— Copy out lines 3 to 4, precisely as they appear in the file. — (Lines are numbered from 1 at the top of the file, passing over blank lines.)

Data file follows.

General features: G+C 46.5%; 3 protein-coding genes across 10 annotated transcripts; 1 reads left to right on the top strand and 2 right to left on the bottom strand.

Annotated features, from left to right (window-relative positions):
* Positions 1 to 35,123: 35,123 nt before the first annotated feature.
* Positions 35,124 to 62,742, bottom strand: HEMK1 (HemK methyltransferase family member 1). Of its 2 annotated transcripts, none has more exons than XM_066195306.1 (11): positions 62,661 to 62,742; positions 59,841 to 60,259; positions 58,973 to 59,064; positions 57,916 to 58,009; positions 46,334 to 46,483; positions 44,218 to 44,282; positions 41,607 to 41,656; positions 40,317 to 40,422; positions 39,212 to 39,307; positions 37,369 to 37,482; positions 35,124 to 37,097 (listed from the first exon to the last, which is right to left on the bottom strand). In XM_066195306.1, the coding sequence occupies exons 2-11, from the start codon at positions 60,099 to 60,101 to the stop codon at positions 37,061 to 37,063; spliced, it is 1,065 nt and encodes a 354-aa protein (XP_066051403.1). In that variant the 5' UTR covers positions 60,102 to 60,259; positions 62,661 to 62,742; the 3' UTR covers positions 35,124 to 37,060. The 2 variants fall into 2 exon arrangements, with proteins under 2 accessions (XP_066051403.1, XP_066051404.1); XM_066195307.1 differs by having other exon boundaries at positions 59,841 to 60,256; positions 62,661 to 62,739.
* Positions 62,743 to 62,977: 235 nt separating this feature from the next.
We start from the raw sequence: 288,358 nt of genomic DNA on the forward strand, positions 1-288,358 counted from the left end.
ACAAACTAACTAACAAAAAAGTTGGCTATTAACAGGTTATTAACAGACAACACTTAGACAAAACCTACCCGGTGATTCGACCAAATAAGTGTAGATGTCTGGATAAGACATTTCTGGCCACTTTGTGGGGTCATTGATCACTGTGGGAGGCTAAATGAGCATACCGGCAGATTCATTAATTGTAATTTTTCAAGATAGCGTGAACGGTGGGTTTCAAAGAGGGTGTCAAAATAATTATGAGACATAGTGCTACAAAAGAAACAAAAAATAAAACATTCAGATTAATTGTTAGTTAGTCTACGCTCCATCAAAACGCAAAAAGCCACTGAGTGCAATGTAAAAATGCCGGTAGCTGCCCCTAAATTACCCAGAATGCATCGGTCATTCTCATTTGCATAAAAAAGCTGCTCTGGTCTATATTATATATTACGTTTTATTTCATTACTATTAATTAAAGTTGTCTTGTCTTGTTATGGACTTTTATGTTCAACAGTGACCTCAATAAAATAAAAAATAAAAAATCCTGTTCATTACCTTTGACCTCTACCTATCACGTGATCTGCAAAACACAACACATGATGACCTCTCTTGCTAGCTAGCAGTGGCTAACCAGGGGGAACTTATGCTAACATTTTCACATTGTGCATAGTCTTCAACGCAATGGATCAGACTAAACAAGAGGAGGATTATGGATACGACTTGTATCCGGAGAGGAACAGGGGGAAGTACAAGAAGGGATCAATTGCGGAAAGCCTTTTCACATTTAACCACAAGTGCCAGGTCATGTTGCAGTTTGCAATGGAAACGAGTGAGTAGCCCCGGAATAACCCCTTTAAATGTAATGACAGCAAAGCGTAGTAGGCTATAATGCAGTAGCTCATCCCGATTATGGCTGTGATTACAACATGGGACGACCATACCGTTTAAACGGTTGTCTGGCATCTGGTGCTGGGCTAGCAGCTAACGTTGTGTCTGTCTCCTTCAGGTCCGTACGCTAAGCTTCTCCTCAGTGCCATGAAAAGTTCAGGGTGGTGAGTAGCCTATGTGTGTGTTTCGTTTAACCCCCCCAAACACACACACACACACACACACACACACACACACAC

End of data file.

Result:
* Positions 1 to 35,123: 35,123 nt before the first annotated feature.
* Positions 35,124 to 62,742, bottom strand: HEMK1 (HemK methyltransferase family member 1). Of its 2 annotated transcripts, none has more exons than XM_066195306.1 (11): positions 62,661 to 62,742; positions 59,841 to 60,259; positions 58,973 to 59,064; positions 57,916 to 58,009; positions 46,334 to 46,483; positions 44,218 to 44,282; positions 41,607 to 41,656; positions 40,317 to 40,422; positions 39,212 to 39,307; positions 37,369 to 37,482; positions 35,124 to 37,097 (listed from the first exon to the last, which is right to left on the bottom strand). In XM_066195306.1, the coding sequence occupies exons 2-11, from the start codon at positions 60,099 to 60,101 to the stop codon at positions 37,061 to 37,063; spliced, it is 1,065 nt and encodes a 354-aa protein (XP_066051403.1). In that variant the 5' UTR covers positions 60,102 to 60,259; positions 62,661 to 62,742; the 3' UTR covers positions 35,124 to 37,060. The 2 variants fall into 2 exon arrangements, with proteins under 2 accessions (XP_066051403.1, XP_066051404.1); XM_066195307.1 differs by having other exon boundaries at positions 59,841 to 60,256; positions 62,661 to 62,739.